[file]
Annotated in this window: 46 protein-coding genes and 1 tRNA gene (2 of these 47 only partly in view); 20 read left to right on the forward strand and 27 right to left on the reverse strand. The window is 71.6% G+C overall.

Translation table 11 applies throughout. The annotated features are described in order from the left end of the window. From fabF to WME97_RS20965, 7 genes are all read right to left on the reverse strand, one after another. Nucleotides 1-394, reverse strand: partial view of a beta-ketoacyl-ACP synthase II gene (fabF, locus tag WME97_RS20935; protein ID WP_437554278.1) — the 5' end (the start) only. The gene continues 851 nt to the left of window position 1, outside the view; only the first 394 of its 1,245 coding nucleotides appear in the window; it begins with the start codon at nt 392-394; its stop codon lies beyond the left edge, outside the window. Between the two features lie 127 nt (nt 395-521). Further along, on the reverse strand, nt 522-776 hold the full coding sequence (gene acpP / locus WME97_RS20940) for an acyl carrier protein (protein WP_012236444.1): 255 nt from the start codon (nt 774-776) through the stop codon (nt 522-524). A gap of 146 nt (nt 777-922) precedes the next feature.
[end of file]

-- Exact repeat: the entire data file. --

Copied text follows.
Annotated in this window: 46 protein-coding genes and 1 tRNA gene (2 of these 47 only partly in view); 20 read left to right on the forward strand and 27 right to left on the reverse strand. The window is 71.6% G+C overall.

Translation table 11 applies throughout. The annotated features are described in order from the left end of the window. From fabF to WME97_RS20965, 7 genes are all read right to left on the reverse strand, one after another. Nucleotides 1-394, reverse strand: partial view of a beta-ketoacyl-ACP synthase II gene (fabF, locus tag WME97_RS20935; protein ID WP_437554278.1) — the 5' end (the start) only. The gene continues 851 nt to the left of window position 1, outside the view; only the first 394 of its 1,245 coding nucleotides appear in the window; it begins with the start codon at nt 392-394; its stop codon lies beyond the left edge, outside the window. Between the two features lie 127 nt (nt 395-521). Further along, on the reverse strand, nt 522-776 hold the full coding sequence (gene acpP / locus WME97_RS20940) for an acyl carrier protein (protein WP_012236444.1): 255 nt from the start codon (nt 774-776) through the stop codon (nt 522-524). A gap of 146 nt (nt 777-922) precedes the next feature.